The Here After | Efterskalv (2015)

February 16th, 2016
Author: Meredith Taylor

Director: Magnus von Horn

Cast: Ulrik Munther, Mats Blomgren, Alexander Nordgren, Loa Ek, Wieslaw Komasa

100min | Drama | Sweden | Poland | France

It’s not easy to forget or forgive the past as a young man discovers in Magnus von Horn’s haunting Scandinavian Polish debut THE HERE AFTER.  Lodz graduate von Horn clearly learnt his stuff in the legendary film school. The strength of his psychological drama is that we have no idea what has happened when John (Munther) is picked up by his father Martin (Blomgren) after serving time in a state institution. Clearly John has a violent past and Martin is a control freak. But John also shows signs of infantile regression when he is with his much younger brother Filip (Nordgren) who seems to be emotionally more mature than his older brother. When John goes back to school, we get an inkling of what might have happened: nearly all his mates are extremely hostile to and the teachers have no success in their arbitration. Then half way through the film, after John is attacked by a middle-aged woman in a supermarket, the audience start to get a clearer picture.

Secretly visiting the house of his victim, John meets Malin (Ek), who joined the school when John was away, and does not know much about the case. Surprisingly, John opens up to her: “They say I was like in trance, but I remember everything about it”. John seems to have had a special relationship with his grandfather (Komasa), but the old man is hardly talking any more and shoots the family dog, instead of calling a vet. When some of the boys throw stones through the windows of the John’s family house, he attacks them, and is brutally beaten up. Losing Malin’s trust after arguing with her, he confronts the victim’s mother in her home.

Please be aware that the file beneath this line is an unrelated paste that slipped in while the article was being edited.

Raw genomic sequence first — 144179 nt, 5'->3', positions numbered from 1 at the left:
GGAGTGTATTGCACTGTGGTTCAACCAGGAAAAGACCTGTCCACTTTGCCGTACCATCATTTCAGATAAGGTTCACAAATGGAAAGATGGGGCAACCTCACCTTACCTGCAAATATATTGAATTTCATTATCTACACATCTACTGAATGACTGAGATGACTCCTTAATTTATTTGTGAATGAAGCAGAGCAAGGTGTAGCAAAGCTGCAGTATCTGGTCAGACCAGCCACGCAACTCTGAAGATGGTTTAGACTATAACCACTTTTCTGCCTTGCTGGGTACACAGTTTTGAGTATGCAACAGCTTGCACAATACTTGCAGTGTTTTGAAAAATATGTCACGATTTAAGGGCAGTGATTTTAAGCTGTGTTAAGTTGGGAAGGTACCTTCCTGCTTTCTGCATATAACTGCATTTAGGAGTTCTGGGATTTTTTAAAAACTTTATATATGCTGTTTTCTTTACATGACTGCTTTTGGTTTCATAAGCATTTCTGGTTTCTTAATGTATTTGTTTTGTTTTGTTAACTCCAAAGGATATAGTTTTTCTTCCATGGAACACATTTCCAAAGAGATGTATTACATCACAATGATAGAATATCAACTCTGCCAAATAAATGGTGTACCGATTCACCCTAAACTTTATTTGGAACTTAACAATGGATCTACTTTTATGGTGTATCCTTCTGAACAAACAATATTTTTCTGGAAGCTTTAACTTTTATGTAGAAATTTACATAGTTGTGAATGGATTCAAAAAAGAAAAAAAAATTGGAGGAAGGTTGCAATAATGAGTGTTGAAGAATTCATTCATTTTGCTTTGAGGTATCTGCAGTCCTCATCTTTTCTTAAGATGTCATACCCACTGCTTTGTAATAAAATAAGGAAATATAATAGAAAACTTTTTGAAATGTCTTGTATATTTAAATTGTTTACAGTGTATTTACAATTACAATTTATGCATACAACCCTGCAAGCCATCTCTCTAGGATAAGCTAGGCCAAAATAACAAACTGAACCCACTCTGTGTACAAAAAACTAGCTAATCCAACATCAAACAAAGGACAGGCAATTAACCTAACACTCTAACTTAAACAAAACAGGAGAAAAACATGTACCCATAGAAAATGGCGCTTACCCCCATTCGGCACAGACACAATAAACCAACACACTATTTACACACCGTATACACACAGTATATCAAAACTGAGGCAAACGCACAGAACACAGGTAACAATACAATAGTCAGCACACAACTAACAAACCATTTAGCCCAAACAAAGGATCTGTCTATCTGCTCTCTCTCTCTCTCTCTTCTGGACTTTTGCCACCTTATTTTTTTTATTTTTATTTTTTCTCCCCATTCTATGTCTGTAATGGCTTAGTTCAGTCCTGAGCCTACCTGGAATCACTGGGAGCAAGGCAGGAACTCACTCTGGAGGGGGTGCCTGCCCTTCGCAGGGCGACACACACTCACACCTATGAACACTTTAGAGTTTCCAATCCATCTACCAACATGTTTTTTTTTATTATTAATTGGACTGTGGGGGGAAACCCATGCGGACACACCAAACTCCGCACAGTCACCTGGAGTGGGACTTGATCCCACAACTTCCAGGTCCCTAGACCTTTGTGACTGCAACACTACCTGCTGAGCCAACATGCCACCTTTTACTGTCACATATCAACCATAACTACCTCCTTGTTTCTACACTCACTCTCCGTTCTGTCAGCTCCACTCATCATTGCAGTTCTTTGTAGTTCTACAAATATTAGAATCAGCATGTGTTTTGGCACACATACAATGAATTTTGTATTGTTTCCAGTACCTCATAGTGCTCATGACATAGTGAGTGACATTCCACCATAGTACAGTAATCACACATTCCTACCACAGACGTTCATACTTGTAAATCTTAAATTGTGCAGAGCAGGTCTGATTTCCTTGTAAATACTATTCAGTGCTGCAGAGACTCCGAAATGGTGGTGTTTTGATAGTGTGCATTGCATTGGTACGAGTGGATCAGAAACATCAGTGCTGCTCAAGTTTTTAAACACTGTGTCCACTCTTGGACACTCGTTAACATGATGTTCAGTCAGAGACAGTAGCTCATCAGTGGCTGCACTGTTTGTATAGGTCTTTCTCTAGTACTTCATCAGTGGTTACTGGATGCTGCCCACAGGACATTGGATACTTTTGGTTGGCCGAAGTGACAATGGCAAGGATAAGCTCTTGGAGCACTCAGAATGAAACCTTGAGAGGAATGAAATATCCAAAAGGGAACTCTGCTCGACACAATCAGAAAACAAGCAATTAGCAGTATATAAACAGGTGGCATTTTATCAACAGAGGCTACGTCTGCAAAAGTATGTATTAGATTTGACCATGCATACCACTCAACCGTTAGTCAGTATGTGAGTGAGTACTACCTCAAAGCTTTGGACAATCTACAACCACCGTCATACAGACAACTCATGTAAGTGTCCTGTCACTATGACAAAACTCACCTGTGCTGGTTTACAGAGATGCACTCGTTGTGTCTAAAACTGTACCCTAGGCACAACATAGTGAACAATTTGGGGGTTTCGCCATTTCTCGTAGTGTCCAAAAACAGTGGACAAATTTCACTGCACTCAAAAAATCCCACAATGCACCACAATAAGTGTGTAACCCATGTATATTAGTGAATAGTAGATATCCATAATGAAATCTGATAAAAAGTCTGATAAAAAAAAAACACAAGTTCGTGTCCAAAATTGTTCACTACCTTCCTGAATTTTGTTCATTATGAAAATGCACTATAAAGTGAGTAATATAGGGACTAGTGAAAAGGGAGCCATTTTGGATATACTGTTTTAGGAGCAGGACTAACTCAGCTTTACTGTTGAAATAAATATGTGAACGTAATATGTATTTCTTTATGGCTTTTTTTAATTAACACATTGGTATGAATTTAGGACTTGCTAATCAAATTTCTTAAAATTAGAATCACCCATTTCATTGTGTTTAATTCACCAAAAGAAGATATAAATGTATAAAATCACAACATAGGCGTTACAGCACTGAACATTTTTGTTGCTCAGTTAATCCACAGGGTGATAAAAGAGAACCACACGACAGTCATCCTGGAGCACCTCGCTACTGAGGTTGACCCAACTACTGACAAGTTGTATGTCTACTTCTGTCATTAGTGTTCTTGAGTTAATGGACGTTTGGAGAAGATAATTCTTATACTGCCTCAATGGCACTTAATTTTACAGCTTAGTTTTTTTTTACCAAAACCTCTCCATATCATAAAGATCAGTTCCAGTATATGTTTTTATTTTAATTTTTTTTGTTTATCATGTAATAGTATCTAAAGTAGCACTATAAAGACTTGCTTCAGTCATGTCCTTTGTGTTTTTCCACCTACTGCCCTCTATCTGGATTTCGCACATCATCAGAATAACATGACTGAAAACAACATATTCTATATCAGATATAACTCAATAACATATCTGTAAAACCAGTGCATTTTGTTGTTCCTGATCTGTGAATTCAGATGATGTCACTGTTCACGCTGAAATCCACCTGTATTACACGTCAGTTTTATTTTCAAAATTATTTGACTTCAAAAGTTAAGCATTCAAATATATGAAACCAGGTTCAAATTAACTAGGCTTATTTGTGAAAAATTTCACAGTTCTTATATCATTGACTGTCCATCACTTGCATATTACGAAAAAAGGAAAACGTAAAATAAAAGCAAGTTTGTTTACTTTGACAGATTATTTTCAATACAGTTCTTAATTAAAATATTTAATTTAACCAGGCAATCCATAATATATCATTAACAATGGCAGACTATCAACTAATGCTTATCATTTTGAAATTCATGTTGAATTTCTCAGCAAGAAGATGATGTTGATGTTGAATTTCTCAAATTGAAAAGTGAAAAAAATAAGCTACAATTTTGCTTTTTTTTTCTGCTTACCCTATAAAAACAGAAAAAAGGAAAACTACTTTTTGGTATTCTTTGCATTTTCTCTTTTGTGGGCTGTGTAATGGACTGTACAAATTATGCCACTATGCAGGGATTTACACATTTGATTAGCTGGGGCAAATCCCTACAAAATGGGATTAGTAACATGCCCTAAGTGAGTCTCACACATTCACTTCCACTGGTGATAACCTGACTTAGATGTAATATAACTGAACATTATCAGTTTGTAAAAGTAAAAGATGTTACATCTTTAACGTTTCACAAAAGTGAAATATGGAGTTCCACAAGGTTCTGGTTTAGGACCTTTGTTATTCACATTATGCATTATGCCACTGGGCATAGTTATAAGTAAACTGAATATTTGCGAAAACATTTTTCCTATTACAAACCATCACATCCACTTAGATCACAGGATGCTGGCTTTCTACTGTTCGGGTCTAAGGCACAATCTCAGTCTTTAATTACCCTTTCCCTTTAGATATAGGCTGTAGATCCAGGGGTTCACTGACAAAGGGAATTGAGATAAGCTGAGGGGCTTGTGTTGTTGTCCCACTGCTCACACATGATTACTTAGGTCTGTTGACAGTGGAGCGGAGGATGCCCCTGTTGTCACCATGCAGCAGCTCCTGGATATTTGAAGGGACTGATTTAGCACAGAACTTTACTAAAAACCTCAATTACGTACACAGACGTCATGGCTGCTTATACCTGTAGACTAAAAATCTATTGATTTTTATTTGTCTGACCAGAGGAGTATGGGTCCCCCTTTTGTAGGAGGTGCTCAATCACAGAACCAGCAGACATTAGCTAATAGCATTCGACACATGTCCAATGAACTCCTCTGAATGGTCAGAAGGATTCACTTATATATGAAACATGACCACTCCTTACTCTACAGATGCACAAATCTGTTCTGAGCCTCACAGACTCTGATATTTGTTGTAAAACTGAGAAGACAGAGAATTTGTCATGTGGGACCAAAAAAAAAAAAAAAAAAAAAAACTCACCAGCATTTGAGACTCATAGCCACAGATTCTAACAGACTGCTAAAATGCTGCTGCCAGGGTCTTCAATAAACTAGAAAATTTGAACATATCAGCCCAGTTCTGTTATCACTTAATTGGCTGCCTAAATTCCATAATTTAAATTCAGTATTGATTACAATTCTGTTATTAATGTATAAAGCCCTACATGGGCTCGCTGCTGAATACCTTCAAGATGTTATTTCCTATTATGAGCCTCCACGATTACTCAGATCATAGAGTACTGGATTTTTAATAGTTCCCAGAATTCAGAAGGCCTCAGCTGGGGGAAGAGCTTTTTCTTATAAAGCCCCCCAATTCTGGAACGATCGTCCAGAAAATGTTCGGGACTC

Instead of showing us the well-known world of Swedish conflict solution by talking and understanding, this is an extremely hateful and unforgiving environment, where only the teachers are ready to preach tolerance. The huge majority of students and their parents want John gone from the moment he returns. As for John, rehabilitation is near impossible: he lives alone with his guilt – his father just wanting to prove a point in having his son back at home, without really loving or even understanding him. His little brother Filip is torn between pity and fear that the shadow of guilt may fall on him too.

Malin is curious at first, but when the pressure of her peers gets too strong, she too abandons him as her ambivalent feelings are not strong enough to sustain a relationship under the circumstances. Using a palette of washed out hues, IDA cinematographer Lukasz Zal works his magic on the Swedish countryside that looks and cold and unwelcoming as the environment John finds at home and at school.  The harsh lighting is a metaphor for the malice-ridden narrative. Munther, a pop star, is powerful in his understatement, and frightening when he loses his temper. THE HERE AFTER is a chilling and immersive account of crime and punishment. AS



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